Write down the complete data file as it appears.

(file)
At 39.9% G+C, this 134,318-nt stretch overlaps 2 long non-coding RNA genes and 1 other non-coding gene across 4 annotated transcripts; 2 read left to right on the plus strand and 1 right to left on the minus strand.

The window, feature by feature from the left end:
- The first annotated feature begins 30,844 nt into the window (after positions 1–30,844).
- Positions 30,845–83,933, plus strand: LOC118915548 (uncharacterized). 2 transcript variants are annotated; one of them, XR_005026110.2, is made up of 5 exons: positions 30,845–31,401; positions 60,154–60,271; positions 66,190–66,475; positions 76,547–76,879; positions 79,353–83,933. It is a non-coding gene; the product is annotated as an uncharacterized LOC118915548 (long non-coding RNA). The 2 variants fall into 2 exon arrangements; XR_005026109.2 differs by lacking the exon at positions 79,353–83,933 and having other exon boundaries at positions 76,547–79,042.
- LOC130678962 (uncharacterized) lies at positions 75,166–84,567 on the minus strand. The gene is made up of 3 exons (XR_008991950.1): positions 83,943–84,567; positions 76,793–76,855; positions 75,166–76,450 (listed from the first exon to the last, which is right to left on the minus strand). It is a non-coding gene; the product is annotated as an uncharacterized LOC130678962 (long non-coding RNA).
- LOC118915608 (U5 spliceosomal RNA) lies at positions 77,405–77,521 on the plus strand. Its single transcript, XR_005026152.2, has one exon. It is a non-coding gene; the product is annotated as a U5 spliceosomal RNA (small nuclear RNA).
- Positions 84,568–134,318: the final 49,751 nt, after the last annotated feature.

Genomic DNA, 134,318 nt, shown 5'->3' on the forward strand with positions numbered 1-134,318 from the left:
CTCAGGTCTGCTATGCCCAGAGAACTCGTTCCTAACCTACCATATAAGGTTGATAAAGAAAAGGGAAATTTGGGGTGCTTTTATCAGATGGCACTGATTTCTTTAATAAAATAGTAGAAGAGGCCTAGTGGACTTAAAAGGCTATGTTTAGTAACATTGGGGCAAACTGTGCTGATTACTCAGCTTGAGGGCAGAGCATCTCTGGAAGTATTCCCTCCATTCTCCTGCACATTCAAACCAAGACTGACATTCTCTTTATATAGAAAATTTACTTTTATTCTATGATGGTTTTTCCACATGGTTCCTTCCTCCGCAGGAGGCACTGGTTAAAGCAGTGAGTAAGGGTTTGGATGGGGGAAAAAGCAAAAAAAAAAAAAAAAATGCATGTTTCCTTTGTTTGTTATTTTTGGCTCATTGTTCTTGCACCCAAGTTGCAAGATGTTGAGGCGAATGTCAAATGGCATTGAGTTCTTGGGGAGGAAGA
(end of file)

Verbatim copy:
At 39.9% G+C, this 134,318-nt stretch overlaps 2 long non-coding RNA genes and 1 other non-coding gene across 4 annotated transcripts; 2 read left to right on the plus strand and 1 right to left on the minus strand.

The window, feature by feature from the left end:
- The first annotated feature begins 30,844 nt into the window (after positions 1–30,844).
- Positions 30,845–83,933, plus strand: LOC118915548 (uncharacterized). 2 transcript variants are annotated; one of them, XR_005026110.2, is made up of 5 exons: positions 30,845–31,401; positions 60,154–60,271; positions 66,190–66,475; positions 76,547–76,879; positions 79,353–83,933. It is a non-coding gene; the product is annotated as an uncharacterized LOC118915548 (long non-coding RNA). The 2 variants fall into 2 exon arrangements; XR_005026109.2 differs by lacking the exon at positions 79,353–83,933 and having other exon boundaries at positions 76,547–79,042.
- LOC130678962 (uncharacterized) lies at positions 75,166–84,567 on the minus strand. The gene is made up of 3 exons (XR_008991950.1): positions 83,943–84,567; positions 76,793–76,855; positions 75,166–76,450 (listed from the first exon to the last, which is right to left on the minus strand). It is a non-coding gene; the product is annotated as an uncharacterized LOC130678962 (long non-coding RNA).
- LOC118915608 (U5 spliceosomal RNA) lies at positions 77,405–77,521 on the plus strand. Its single transcript, XR_005026152.2, has one exon. It is a non-coding gene; the product is annotated as a U5 spliceosomal RNA (small nuclear RNA).
- Positions 84,568–134,318: the final 49,751 nt, after the last annotated feature.

Genomic DNA, 134,318 nt, shown 5'->3' on the forward strand with positions numbered 1-134,318 from the left:
CTCAGGTCTGCTATGCCCAGAGAACTCGTTCCTAACCTACCATATAAGGTTGATAAAGAAAAGGGAAATTTGGGGTGCTTTTATCAGATGGCACTGATTTCTTTAATAAAATAGTAGAAGAGGCCTAGTGGACTTAAAAGGCTATGTTTAGTAACATTGGGGCAAACTGTGCTGATTACTCAGCTTGAGGGCAGAGCATCTCTGGAAGTATTCCCTCCATTCTCCTGCACATTCAAACCAAGACTGACATTCTCTTTATATAGAAAATTTACTTTTATTCTATGATGGTTTTTCCACATGGTTCCTTCCTCCGCAGGAGGCACTGGTTAAAGCAGTGAGTAAGGGTTTGGATGGGGGAAAAAGCAAAAAAAAAAAAAAAAATGCATGTTTCCTTTGTTTGTTATTTTTGGCTCATTGTTCTTGCACCCAAGTTGCAAGATGTTGAGGCGAATGTCAAATGGCATTGAGTTCTTGGGGAGGAAGA